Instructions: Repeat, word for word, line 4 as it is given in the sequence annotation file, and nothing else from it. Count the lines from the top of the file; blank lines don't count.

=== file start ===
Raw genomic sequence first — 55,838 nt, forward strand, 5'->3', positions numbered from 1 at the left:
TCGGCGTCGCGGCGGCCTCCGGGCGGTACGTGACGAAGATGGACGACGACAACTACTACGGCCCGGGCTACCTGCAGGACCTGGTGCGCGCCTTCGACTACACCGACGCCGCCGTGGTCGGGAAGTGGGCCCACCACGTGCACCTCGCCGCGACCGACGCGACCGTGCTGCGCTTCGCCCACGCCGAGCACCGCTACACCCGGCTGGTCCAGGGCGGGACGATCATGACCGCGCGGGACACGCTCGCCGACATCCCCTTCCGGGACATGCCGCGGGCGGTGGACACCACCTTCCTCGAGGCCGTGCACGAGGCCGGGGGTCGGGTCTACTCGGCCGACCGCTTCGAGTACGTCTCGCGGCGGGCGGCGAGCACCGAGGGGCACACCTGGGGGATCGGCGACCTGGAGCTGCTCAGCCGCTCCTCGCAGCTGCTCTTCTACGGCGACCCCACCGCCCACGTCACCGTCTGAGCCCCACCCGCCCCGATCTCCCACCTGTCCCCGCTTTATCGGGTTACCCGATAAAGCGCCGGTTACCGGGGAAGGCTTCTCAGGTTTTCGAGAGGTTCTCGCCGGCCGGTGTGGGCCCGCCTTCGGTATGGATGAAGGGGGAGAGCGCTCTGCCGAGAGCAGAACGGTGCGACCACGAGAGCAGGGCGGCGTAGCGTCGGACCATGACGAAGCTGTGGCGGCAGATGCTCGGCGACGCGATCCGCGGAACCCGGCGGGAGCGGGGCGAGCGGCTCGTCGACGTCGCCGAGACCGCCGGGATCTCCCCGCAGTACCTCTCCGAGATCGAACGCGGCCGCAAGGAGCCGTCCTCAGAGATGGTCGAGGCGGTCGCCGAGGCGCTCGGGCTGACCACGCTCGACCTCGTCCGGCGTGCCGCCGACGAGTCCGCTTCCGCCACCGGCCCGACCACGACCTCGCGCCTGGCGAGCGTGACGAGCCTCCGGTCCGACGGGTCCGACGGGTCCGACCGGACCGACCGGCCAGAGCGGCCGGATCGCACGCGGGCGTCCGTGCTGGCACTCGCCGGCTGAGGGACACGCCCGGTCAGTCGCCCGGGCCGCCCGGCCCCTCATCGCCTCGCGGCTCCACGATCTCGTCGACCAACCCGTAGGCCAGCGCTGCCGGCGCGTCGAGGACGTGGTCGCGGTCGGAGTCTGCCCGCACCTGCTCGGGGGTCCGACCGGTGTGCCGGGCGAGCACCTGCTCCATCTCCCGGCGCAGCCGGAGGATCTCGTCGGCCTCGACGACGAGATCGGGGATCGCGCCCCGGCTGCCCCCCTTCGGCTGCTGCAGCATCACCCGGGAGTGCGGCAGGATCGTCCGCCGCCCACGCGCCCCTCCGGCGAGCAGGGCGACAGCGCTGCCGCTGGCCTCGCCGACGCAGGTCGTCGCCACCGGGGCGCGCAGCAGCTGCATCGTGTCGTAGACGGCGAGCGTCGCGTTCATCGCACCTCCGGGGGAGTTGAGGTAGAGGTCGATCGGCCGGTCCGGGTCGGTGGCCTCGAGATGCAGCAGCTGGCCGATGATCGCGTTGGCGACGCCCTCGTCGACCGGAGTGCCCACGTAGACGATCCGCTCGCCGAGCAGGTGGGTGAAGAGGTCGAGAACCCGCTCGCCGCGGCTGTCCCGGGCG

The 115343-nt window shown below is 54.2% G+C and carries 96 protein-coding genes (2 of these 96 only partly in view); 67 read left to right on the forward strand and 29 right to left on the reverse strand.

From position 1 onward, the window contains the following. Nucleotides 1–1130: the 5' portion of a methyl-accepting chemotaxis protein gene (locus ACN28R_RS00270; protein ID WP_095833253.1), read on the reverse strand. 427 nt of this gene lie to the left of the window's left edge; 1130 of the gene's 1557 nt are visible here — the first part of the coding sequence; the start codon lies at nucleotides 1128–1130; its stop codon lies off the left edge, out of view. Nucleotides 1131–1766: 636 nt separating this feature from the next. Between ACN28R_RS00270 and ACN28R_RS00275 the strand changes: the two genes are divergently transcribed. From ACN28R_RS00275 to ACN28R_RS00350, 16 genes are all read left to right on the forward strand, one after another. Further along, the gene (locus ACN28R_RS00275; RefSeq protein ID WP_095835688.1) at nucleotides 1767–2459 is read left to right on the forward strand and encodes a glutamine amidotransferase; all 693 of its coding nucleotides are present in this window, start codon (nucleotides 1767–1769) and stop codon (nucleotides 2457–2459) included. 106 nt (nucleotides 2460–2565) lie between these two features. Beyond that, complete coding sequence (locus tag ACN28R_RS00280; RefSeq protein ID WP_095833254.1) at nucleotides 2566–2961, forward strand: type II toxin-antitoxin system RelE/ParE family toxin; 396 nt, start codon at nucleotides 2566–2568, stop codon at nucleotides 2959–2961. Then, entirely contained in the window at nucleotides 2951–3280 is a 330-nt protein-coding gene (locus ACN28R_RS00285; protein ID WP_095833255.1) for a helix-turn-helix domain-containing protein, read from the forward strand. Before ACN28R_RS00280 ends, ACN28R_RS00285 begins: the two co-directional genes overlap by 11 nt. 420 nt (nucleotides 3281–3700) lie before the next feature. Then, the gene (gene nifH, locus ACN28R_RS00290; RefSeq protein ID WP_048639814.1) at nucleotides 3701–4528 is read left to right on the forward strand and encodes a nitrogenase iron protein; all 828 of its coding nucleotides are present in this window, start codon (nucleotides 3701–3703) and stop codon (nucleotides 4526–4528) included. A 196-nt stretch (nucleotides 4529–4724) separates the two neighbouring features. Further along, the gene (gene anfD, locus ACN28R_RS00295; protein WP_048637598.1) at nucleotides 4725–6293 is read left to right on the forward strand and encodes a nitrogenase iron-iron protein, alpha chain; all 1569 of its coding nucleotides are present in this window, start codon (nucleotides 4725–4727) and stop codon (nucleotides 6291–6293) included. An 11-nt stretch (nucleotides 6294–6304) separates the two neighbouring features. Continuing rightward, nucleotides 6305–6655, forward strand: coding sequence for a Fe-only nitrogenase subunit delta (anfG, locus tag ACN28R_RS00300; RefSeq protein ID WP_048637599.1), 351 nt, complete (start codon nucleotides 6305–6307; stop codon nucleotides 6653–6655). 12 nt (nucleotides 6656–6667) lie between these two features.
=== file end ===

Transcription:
From position 1 onward, the window contains the following. Nucleotides 1–1130: the 5' portion of a methyl-accepting chemotaxis protein gene (locus ACN28R_RS00270; protein ID WP_095833253.1), read on the reverse strand. 427 nt of this gene lie to the left of the window's left edge; 1130 of the gene's 1557 nt are visible here — the first part of the coding sequence; the start codon lies at nucleotides 1128–1130; its stop codon lies off the left edge, out of view. Nucleotides 1131–1766: 636 nt separating this feature from the next. Between ACN28R_RS00270 and ACN28R_RS00275 the strand changes: the two genes are divergently transcribed. From ACN28R_RS00275 to ACN28R_RS00350, 16 genes are all read left to right on the forward strand, one after another. Further along, the gene (locus ACN28R_RS00275; RefSeq protein ID WP_095835688.1) at nucleotides 1767–2459 is read left to right on the forward strand and encodes a glutamine amidotransferase; all 693 of its coding nucleotides are present in this window, start codon (nucleotides 1767–1769) and stop codon (nucleotides 2457–2459) included. 106 nt (nucleotides 2460–2565) lie between these two features. Beyond that, complete coding sequence (locus tag ACN28R_RS00280; RefSeq protein ID WP_095833254.1) at nucleotides 2566–2961, forward strand: type II toxin-antitoxin system RelE/ParE family toxin; 396 nt, start codon at nucleotides 2566–2568, stop codon at nucleotides 2959–2961. Then, entirely contained in the window at nucleotides 2951–3280 is a 330-nt protein-coding gene (locus ACN28R_RS00285; protein ID WP_095833255.1) for a helix-turn-helix domain-containing protein, read from the forward strand. Before ACN28R_RS00280 ends, ACN28R_RS00285 begins: the two co-directional genes overlap by 11 nt. 420 nt (nucleotides 3281–3700) lie before the next feature. Then, the gene (gene nifH, locus ACN28R_RS00290; RefSeq protein ID WP_048639814.1) at nucleotides 3701–4528 is read left to right on the forward strand and encodes a nitrogenase iron protein; all 828 of its coding nucleotides are present in this window, start codon (nucleotides 3701–3703) and stop codon (nucleotides 4526–4528) included. A 196-nt stretch (nucleotides 4529–4724) separates the two neighbouring features. Further along, the gene (gene anfD, locus ACN28R_RS00295; protein WP_048637598.1) at nucleotides 4725–6293 is read left to right on the forward strand and encodes a nitrogenase iron-iron protein, alpha chain; all 1569 of its coding nucleotides are present in this window, start codon (nucleotides 4725–4727) and stop codon (nucleotides 6291–6293) included. An 11-nt stretch (nucleotides 6294–6304) separates the two neighbouring features. Continuing rightward, nucleotides 6305–6655, forward strand: coding sequence for a Fe-only nitrogenase subunit delta (anfG, locus tag ACN28R_RS00300; RefSeq protein ID WP_048637599.1), 351 nt, complete (start codon nucleotides 6305–6307; stop codon nucleotides 6653–6655). 12 nt (nucleotides 6656–6667) lie between these two features.